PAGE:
Friday, March 6, 2015



New York City (JFK+50) Thirty-four years ago tonight, March 6, 1981, Walter Cronkite*, the most trusted reporter in America, made his final broadcast as news anchor of CBS Evening News

Walter concluded that broadcast with these simple words...

"I'll be away on assignment and Dan Rather will be sitting in here for the next few years.  Good night."

On most of his previous broadcasts, Cronkite had closed out with the famous line...."And that's the way it is"  followed by the day's date.

Mr. Cronkite, who replaced Douglas Edwards as anchor of CBS Evening News on April 16, 1962, is best remembered for breaking in to the program 'As the World Turns,' on the afternoon of Friday, November 22, 1963 saying...

"Three shots were fired at President Kennedy's motorcade in downtown Dallas, Texas.  The first reports say that President Kennedy has been seriously wounded by this shooting."

In those days, it took a while for the studio television cameras to warm up so only Walter's voice was heard as the audience looked at a still image reading "BULLETIN."  In television media terminology, this is called a "voice over."

Long after the cameras had warmed up, shocked viewers saw an emotional news anchor fighting back tears and reading from a teletype message which had just come in over the wires...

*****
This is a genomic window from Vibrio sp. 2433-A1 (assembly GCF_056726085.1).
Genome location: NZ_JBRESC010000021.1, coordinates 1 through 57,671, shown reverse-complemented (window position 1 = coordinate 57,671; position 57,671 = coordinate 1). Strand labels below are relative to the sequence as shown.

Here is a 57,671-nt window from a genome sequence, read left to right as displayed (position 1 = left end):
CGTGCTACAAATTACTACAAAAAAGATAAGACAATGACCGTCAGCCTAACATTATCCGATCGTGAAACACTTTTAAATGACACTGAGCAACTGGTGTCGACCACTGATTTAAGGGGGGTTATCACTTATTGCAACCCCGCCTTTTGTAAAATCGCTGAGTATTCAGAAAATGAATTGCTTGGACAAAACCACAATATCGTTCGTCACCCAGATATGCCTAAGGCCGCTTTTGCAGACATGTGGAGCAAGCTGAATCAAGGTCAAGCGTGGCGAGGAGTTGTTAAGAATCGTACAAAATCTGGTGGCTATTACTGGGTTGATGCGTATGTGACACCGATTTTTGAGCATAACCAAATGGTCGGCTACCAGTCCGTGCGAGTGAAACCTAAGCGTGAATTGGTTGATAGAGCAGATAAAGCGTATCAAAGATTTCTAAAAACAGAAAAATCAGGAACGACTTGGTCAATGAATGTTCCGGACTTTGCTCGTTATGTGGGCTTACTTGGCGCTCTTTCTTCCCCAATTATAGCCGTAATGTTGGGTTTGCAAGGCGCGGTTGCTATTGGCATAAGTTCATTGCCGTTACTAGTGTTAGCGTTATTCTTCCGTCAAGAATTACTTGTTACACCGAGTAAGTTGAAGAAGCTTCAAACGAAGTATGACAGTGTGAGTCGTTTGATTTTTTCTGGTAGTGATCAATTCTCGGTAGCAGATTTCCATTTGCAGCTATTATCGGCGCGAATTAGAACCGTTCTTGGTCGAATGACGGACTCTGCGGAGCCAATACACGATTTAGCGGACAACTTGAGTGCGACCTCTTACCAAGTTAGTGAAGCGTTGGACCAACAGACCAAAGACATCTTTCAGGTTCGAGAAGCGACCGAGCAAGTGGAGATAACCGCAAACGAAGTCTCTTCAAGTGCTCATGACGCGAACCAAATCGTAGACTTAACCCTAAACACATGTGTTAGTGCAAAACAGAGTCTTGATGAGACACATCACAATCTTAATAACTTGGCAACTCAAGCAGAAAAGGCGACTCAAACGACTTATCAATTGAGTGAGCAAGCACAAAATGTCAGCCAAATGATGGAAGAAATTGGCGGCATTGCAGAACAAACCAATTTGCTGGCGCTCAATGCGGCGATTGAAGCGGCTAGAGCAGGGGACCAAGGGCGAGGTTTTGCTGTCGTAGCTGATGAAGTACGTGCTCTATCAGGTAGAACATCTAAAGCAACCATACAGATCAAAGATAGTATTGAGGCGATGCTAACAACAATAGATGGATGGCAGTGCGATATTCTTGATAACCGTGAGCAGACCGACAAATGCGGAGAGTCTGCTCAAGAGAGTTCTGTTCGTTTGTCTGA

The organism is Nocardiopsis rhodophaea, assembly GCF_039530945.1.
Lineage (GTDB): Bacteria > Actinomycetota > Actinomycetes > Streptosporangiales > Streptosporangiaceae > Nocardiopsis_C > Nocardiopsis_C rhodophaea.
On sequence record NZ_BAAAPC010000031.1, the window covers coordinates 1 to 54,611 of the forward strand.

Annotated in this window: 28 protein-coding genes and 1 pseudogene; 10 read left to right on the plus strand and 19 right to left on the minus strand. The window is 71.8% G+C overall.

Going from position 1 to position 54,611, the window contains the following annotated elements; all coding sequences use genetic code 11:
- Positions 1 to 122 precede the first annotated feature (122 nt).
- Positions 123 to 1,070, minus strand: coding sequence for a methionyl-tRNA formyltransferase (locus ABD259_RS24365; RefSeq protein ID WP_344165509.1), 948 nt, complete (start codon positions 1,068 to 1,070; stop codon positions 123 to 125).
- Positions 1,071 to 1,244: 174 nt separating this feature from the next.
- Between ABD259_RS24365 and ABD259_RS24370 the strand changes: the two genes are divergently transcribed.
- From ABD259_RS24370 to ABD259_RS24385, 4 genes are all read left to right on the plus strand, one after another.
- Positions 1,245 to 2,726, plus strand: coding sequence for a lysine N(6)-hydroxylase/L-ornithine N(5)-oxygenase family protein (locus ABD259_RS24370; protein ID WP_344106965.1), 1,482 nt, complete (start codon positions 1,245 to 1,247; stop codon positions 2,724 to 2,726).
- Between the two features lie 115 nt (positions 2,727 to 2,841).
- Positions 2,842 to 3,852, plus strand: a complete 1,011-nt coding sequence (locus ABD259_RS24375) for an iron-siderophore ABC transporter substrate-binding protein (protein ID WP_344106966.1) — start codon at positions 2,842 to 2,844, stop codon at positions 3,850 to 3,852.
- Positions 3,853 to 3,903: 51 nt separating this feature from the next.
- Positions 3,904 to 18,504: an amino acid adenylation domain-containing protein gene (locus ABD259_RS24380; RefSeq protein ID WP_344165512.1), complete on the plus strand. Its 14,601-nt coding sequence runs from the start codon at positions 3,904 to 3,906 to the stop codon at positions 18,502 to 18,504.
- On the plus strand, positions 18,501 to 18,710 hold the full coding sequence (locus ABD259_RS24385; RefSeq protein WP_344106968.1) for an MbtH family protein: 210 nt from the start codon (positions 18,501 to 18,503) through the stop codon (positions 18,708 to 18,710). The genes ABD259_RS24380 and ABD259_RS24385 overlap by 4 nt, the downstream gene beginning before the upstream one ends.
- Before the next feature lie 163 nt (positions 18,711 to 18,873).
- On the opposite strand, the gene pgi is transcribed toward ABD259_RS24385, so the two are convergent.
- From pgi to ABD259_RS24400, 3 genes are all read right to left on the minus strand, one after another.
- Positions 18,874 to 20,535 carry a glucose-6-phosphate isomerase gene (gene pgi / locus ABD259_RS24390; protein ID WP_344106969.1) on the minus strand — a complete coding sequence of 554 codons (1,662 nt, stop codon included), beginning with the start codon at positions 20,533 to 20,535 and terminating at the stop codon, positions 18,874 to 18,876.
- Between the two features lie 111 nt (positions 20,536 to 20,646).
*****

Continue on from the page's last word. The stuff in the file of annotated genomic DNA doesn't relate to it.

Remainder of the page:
"From Dallas, Texas, the flash apparently official, President Kennedy died at 1 p.m. Central Standard Time, 2 p.m. Eastern Standard Time, some 38 minutes  ago."

After four dark days of coverage of the assassination, aftermath and funeral, Walter Cronkite spoke these words...

"Tonight there will be few Americans who will go to bed without carrying with them the sense that somehow they have failed.

If in the search of our conscience we find a new dedication to the American concepts that brook no political, sectional, religious or racial divisions, then maybe it may yet be possible to say that John F. Kennedy did not die in vain.

That's the way it is, Monday, November 25, 1963.  
This is Walter Cronkite. Good night."

During the post-Kennedy years, Mr. Cronkite reported daily on the events in Southeast Asia.  In 1968, he presented an editorial condemning America's role in the war in Vietnam.  LBJ reportedly said after the broadcast, "If I have lost Cronkite, I've lost middle America."

*Walter Cronkite (1916-2009) was born in St. Joseph, Missouri and grew up in Kansas City and Houston.  He attended the University of Texas at Austin but dropped out in his junior year to take jobs in newspaper reporting and sports broadcasting.

During WWII, WC worked for United Press International covering battles in North Africa and Europe.  After the war, he covered the Nuremberg War Crimes Trials.

In 1981, President Jimmy Carter awarded WC the Presidential Medal of Freedom. WC died in New York City at the age of 92.

Walter Cronkite
National Aeronautics & Space Museum
Washington, D.C. (2004)
NASA Photo by Bill Ingalls